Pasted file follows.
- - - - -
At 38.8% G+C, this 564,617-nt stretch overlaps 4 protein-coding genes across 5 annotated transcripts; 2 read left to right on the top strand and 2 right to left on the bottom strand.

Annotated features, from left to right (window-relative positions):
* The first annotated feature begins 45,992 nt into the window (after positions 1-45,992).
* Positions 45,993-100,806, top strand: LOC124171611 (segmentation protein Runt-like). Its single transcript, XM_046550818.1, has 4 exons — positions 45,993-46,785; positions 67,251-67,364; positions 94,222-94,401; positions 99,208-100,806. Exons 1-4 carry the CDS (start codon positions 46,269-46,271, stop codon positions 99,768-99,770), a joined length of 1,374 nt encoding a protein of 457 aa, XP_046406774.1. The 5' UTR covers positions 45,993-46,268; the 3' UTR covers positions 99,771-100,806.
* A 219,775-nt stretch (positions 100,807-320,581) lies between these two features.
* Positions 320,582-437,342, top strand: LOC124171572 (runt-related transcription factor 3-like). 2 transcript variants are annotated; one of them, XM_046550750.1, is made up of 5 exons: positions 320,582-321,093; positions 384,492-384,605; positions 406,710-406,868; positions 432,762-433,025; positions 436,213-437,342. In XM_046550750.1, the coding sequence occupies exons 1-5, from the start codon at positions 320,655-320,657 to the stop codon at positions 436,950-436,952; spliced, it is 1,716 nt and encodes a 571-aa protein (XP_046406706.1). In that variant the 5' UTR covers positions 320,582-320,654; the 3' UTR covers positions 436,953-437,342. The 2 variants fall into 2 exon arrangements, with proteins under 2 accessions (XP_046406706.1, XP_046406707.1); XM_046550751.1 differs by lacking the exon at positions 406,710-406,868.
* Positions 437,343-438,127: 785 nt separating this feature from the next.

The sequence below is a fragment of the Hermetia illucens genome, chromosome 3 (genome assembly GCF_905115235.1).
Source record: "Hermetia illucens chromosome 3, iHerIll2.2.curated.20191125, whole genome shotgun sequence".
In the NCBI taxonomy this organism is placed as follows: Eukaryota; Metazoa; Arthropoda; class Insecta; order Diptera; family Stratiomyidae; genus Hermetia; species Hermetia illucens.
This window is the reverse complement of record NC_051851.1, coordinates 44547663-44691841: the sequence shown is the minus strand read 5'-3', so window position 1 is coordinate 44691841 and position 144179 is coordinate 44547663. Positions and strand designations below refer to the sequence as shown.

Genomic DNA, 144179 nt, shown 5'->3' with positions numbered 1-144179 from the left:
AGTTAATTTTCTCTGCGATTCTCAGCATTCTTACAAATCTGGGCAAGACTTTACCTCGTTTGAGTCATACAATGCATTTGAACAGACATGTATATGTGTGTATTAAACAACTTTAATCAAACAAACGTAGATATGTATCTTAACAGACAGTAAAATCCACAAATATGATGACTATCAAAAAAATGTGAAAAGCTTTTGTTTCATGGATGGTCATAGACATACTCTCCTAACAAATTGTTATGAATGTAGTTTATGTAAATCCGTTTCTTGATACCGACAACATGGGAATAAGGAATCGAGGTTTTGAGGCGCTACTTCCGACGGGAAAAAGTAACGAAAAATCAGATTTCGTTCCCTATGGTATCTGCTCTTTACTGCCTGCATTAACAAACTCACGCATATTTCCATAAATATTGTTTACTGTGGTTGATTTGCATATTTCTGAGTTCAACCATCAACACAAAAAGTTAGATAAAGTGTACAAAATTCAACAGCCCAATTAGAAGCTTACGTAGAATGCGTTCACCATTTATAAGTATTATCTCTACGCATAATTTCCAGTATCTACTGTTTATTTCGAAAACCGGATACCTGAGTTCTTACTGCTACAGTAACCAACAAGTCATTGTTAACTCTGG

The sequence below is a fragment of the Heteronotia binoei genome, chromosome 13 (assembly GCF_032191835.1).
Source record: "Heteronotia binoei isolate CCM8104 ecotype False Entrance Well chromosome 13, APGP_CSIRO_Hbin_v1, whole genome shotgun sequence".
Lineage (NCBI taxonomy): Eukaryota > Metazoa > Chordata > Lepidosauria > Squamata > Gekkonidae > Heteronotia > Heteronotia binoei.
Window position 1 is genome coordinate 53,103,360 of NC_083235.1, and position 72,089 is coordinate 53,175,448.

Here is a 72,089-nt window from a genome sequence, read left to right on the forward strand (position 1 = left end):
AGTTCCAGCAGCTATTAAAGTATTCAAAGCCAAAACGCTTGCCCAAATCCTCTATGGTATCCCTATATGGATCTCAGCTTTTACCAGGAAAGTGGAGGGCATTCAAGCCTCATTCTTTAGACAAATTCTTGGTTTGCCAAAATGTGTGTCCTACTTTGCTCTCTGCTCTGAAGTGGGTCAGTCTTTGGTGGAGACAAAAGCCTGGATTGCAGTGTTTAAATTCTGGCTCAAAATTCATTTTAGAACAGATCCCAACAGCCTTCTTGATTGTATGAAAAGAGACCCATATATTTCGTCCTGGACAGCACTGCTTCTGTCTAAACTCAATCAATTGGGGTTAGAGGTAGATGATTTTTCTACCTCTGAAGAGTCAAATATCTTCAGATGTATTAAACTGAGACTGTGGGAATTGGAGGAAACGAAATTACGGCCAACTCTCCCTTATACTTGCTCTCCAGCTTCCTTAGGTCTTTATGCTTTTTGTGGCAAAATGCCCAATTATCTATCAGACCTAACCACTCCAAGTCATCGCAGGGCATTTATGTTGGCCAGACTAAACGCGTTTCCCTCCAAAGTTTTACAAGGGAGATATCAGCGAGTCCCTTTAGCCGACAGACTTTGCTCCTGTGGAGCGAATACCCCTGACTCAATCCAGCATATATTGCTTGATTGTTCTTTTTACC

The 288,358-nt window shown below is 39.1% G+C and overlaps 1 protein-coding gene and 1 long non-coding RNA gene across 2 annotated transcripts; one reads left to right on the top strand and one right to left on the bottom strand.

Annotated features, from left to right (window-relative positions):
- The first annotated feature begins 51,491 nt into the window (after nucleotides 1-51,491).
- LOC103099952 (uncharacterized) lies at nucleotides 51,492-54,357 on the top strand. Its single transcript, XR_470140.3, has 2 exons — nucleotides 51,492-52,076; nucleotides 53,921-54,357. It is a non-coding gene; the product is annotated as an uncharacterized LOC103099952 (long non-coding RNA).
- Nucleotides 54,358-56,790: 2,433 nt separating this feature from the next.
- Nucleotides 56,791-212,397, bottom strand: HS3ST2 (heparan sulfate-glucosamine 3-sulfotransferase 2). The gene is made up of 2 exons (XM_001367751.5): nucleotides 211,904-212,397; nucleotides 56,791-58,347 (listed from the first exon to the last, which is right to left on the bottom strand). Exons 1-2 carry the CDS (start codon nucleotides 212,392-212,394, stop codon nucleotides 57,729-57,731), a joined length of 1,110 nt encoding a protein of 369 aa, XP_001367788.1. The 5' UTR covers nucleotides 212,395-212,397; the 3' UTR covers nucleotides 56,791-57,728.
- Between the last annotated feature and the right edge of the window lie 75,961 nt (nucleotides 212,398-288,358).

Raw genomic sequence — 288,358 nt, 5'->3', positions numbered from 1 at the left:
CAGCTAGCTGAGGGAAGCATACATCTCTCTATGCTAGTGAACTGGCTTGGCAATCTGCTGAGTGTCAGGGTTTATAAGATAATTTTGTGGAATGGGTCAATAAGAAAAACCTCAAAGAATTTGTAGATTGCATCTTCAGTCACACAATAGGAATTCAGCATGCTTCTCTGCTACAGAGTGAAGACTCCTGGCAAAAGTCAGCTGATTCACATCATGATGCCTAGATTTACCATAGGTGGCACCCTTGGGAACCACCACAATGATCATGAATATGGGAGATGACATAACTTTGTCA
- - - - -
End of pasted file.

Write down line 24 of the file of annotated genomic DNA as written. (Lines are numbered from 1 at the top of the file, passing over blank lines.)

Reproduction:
- Nucleotides 54,358-56,790: 2,433 nt separating this feature from the next.